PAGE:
John Cooper Clarke, poet
John Cooper Clarke, poet, shares the eight tracks, book and luxury he would want with him if cast away to a desert island. With Lauren Laverne.
John Cooper Clarke first achieved fame with his poetry during the punk rock era of the late 1970s. Born in Salford in 1949 to Hilda and George, he suffered from tuberculosis as a child and was sent to recuperate with a relative in Wales. He failed his 11 plus exam and was educated at a secondary modern school which he hated. However the one “rose in a garden of weeds” was his English teacher, Mr Malone, who instilled a love of poetry in John and his classmates.
John had various odd jobs after leaving school at 15 and by his mid-20s, he was reciting his poetry in clubs around Manchester. His entry into the punk scene was helped, he says, by “already looking like a punk”, and despite some initially hostile receptions from audiences waiting for the Sex Pistols or the Buzzcocks, he acquired a cult status, going on to release five albums of his poetry set to music by former Joy Division producer Martin Hannett.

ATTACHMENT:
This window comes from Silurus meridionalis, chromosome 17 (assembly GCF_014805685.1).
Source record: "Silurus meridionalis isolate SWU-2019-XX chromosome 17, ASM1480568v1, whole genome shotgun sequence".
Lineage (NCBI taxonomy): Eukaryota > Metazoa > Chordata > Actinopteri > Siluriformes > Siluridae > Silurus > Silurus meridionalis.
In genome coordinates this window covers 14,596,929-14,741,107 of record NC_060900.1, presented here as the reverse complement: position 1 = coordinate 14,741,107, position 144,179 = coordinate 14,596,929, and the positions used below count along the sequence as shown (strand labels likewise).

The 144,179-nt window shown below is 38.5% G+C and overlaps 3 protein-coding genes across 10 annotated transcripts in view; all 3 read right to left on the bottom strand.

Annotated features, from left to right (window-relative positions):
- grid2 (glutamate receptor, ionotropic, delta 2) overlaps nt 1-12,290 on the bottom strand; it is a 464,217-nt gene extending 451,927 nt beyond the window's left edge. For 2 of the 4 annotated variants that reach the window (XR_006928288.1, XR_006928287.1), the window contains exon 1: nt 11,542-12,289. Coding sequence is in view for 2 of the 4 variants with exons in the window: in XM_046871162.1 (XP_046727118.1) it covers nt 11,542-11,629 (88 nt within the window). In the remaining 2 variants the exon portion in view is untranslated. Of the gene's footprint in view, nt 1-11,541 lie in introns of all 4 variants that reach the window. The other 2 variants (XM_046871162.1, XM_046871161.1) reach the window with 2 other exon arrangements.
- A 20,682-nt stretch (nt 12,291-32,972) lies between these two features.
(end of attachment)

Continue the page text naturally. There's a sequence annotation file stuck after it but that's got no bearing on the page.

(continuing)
By early 1980s, he was also in the grip of a heroin addiction which would see him write very little for over a decade. He cleaned up in the early 90s after marrying his second wife, Evie, and having a daughter, Stella. His star began to rise again in 2007 when one of his poems was used in an episode of The Sopranos and others were included on the GCSE syllabus, which led to collaborations with artists like Plan B and Alex Turner of the Arctic Monkeys.
BOOK CHOICE: Against Nature by Joris-Karl Huysmans
LUXURY ITEM: A boulder of opium twice the size of his head
CASTAWAY'S FAVOURITE: How Great Thou Art by Elvis Presley
Presenter: Lauren Laverne
Producer: Cathy Drysdale